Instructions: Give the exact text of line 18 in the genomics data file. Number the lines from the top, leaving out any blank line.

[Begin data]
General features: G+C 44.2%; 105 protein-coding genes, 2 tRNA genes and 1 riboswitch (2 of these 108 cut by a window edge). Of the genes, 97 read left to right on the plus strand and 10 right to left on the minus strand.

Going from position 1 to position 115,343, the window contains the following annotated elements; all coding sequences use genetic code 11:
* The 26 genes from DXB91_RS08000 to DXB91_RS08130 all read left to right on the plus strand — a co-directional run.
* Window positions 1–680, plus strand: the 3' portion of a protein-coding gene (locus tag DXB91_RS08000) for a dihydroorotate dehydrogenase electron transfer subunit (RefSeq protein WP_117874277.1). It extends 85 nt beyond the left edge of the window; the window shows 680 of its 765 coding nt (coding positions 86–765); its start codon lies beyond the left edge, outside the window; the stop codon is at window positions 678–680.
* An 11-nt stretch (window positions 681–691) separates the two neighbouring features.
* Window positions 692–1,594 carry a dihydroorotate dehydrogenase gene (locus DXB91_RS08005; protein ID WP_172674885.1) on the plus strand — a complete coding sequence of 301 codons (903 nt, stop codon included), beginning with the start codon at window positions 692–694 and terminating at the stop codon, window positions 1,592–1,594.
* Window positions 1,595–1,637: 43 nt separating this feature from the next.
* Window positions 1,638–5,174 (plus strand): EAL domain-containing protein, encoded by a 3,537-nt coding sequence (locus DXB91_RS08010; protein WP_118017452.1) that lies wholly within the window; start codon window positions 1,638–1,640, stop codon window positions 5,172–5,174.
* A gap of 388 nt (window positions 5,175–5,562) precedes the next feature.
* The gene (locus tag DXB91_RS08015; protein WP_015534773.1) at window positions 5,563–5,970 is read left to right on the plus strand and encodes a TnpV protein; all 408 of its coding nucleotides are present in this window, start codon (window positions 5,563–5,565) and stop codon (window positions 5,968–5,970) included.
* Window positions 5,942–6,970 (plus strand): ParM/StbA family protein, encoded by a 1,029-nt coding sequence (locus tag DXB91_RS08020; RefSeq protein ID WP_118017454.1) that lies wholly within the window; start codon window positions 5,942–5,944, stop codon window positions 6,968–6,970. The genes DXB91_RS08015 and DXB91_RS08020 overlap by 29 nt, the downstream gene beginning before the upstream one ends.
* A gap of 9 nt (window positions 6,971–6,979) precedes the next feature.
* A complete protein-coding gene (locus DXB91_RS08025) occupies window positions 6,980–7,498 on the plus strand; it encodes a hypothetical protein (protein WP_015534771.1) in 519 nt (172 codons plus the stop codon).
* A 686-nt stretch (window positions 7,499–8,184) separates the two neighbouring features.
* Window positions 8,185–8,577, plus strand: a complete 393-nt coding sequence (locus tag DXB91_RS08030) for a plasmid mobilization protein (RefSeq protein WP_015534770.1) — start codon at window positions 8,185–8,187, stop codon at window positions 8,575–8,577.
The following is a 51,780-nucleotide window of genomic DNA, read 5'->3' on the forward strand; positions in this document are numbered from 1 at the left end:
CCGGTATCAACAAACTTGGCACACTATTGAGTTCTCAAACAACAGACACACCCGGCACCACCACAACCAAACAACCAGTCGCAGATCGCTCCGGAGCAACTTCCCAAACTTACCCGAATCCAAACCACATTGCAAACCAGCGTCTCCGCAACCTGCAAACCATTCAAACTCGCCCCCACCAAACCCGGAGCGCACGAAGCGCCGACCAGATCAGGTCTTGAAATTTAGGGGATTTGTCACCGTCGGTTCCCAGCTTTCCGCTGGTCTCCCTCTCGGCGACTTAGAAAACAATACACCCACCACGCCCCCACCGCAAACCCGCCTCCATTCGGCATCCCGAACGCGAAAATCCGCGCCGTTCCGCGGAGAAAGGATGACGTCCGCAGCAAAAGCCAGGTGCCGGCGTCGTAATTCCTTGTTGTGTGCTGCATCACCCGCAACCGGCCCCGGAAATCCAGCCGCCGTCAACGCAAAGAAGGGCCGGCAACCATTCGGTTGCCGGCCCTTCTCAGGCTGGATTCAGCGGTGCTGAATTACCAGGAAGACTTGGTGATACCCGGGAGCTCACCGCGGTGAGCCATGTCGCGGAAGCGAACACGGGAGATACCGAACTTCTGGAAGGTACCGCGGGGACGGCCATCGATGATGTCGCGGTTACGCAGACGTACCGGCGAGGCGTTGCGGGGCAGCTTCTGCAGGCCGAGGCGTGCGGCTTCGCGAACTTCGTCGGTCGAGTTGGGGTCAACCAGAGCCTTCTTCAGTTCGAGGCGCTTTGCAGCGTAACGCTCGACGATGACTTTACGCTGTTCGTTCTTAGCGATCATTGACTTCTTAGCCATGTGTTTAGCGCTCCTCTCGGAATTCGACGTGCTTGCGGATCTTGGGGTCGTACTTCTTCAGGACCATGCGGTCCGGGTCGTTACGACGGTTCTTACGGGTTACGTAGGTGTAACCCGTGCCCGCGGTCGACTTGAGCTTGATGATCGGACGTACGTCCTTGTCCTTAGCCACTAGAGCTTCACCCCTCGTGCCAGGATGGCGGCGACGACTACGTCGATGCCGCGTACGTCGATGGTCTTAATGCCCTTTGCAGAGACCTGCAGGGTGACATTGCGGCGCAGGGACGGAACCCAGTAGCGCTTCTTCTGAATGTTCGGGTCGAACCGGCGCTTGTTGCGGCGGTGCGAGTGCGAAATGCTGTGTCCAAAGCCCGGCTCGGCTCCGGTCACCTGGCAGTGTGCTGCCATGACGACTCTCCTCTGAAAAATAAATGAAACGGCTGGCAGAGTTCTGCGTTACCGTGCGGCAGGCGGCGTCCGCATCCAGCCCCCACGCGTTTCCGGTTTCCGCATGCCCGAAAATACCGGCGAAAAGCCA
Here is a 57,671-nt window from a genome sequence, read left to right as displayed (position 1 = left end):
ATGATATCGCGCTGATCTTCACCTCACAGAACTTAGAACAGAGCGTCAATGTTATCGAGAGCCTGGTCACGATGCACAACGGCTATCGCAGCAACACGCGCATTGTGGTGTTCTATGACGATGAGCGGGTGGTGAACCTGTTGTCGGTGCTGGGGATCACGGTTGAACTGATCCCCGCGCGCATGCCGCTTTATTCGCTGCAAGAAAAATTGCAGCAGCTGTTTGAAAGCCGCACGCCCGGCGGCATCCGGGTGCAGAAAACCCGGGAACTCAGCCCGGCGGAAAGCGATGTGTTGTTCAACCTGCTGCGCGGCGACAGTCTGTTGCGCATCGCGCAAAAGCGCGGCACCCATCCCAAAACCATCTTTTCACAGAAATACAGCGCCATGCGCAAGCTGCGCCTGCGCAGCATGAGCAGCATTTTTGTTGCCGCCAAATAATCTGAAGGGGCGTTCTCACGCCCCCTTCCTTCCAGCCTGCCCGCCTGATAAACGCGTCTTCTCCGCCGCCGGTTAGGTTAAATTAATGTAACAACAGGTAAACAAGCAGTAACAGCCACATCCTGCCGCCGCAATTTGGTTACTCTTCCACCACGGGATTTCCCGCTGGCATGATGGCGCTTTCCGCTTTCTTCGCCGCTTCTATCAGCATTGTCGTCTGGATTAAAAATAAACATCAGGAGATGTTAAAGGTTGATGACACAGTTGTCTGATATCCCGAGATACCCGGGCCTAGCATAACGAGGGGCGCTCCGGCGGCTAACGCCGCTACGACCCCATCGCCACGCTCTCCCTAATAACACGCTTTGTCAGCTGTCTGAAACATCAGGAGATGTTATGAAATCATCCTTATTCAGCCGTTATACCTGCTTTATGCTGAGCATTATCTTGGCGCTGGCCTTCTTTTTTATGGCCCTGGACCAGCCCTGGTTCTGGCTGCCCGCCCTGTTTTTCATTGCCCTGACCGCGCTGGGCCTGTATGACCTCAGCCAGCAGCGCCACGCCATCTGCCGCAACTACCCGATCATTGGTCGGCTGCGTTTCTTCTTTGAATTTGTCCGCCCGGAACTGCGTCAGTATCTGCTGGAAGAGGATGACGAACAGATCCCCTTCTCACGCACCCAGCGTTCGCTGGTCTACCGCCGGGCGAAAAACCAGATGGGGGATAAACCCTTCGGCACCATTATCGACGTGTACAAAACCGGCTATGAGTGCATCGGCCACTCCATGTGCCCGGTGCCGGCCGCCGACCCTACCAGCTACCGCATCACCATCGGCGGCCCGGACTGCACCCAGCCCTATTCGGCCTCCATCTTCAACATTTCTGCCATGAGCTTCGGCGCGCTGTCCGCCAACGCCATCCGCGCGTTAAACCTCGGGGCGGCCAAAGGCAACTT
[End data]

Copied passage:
Here is a 57,671-nt window from a genome sequence, read left to right as displayed (position 1 = left end):